Later that week, Whit is at a city council meeting when the electric train set starts acting funny. Eugene goes to take care of the problem. He starts off toward the office, telling Connie to wait where she is. But her curiosity and frustration at being left out get the best of her. She follows Eugene into the office...and the computer room. Eugene immediately orders her out, but Connie stubbornly refuses to go until Eugene shows her how Mabel works. So Eugene shows her, swearing Connie to secrecy. Unfortunately, she sees the "Applesauce" program on the main menu and wonders what it does. Eugene adamantly refuses to look at "Applesauce" and insists that they both leave. Connie agrees, and finally they go.

But the next morning when Connie is running the shop all alone, the train set acts funny again. Connie tries to get Mabel to fix it, but she "accidentally" loads "Applesauce." The program causes Whit's End to go crazy! Eugene arrives and tries to stop the computer, with limited success. Finally, Mabel uses "Applesauce" to shut down the shop completely, causing the place to become as quiet as a tomb. Connie and Eugene are mortified.

When they finally face Whit, he is anguished that his two most trusted employees - and his friends - would disregard his wishes and instructions. Eugene and Connie apologize profusely, and Whit forgives them, but the damage is done. They must face the consequences. Effective immediately, Connie and Eugene can no longer work at Whit's End. They're fired.

Discussion Questions

  1. When Connie first entered the computer room, what should Eugene have done?
  2. Describe a time when you realized the benefits of having rules.
    • What would have happened if (or when) you broke these rules?
  3. Why has God sent rules for us?
    • Why does he command obedience to them?


Heard in episode

Mentioned in episode

Character Mentioned By
Tom Riley Eugene Meltsner
Jenny Whittaker Eugene Meltsner


VERSION DIFFERENCE: [view] The broadcast version of this episode features a paranoid Julius Schnitzelbonker talking to Chris about an experiment.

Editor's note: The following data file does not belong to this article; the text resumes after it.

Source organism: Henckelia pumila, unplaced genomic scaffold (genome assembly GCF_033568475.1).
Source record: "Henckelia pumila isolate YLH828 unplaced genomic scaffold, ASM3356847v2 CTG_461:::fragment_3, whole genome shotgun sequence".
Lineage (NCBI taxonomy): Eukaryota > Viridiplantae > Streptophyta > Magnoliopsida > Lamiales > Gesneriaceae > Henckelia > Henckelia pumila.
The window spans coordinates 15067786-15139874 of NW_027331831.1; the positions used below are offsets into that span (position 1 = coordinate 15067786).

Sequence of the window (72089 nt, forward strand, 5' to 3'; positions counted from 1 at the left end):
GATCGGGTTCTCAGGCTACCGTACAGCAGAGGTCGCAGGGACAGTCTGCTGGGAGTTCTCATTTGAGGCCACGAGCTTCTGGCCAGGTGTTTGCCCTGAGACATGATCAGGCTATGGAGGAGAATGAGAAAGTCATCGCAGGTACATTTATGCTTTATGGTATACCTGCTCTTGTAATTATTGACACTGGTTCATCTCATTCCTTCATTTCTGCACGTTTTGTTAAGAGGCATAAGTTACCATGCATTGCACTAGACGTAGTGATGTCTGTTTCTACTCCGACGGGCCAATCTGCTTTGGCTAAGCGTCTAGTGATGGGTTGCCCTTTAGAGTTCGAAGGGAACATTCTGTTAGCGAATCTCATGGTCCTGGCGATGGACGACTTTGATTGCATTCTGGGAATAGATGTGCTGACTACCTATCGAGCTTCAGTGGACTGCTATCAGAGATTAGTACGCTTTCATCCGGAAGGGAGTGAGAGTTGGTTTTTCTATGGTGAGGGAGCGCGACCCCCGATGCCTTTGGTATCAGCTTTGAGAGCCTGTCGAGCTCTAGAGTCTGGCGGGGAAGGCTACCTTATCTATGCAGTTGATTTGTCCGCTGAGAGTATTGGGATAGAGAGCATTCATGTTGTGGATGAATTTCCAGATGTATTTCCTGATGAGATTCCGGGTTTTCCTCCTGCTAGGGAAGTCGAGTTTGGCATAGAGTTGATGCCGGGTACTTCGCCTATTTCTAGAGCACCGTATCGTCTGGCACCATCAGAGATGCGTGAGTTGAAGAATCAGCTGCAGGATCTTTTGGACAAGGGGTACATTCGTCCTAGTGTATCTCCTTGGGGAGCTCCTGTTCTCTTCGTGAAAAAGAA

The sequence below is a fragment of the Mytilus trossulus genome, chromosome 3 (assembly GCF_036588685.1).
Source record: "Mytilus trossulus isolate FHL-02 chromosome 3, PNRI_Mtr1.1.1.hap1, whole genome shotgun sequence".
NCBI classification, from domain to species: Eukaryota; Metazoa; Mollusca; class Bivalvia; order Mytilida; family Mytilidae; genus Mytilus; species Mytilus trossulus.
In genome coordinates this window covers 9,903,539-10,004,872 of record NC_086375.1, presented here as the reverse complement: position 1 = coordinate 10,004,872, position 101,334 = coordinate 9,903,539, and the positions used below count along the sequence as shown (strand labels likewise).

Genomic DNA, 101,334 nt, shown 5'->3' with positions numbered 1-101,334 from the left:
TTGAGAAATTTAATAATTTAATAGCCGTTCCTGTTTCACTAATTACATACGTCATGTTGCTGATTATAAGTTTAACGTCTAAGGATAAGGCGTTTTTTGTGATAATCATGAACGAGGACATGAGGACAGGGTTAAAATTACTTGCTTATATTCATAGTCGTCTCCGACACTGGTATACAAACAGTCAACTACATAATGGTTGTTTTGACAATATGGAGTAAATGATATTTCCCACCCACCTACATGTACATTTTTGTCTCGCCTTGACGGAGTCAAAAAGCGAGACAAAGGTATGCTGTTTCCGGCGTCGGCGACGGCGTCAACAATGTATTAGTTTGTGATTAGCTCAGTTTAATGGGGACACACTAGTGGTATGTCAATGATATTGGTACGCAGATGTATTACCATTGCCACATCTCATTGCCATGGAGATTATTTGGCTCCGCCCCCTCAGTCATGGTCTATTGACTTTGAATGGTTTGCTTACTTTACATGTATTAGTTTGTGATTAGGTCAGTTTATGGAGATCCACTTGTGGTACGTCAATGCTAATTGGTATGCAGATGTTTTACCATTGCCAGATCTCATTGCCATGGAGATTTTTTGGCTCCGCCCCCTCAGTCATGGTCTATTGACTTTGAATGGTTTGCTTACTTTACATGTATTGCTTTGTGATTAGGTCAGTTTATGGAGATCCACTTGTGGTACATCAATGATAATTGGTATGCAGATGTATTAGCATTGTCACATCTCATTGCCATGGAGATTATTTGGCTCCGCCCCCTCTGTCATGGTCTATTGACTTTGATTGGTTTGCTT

• Parts of this episode are very similar to the very first story about disobedience, the one about Adam and Eve. God sets up a garden and says that Adam and Eve are allowed to eat from any tree but one. Whit sets up a computer room and says that Eugene may use any program but one. Connie, like Eve, was curious about the program and eventually was tempted into using it. She then got Eugene involved and at first they tried to hide what they did from Whit. In the end, they were sent away from the place they had sinned at. Also interesting is the name of the program: "Applesauce" (the fruit Adam and Eve ate is often depicted as an apple).
  • This episode introduced Whit's association with intelligence agencies and secret computer programs, revealing yet another side of his character.
  • The key for the secret computer room in Whit's bookshelf is hidden in C.S. Lewis's "The Last Battle," the last book in The Chronicles of Narnia. "The Last Battle" is an apocalyptic story about the end of the world, but in a Christian context, so for the key to be hidden there hints ominously about the power of the Applesauce program - that it may have something to do with the end of the world. While looking for the key, Connie mentions "Dawn Treader" and "Magician's Nephew," other books in the series.
  • Whit and Eugene discuss Eugene's previous work to automatize Whit's End during #52: “Connie, Part 2”, with Whit citing it as part of his inspiration behind the Computer Room.
  • Whit's wiring of all the inventions into Mabel was previously mentioned in #62: “Let This Mind Be in You”, when Connie said she couldn't turn off the Bible Verse Mirror because Whit had wired it into the wall.
  • Eugene repeatedly calls Connie by her first name. However, for many years after he would insist on calling everyone by his or her last name.



Eugene Meltsner: Mabel, please load program—Connie, what are you doing in here?
Mabel: Please repeat command. I do not have a program called "Connie, what are you doing in here?”

Connie Kendall: You know, train? Wooo-woo?

Connie Kendall: Oh, Eugene, what have we done?
Eugene Meltsner: I think we've killed Whit's End!

John Whittaker: I'm sorry. This grieves me. But Eugene, Connie, because of what you've done today, you're fired—effective immediately. You are no longer employees of Whit's End.

Eugene Meltsner: Child.
Connie Kendall: Sticks and stones.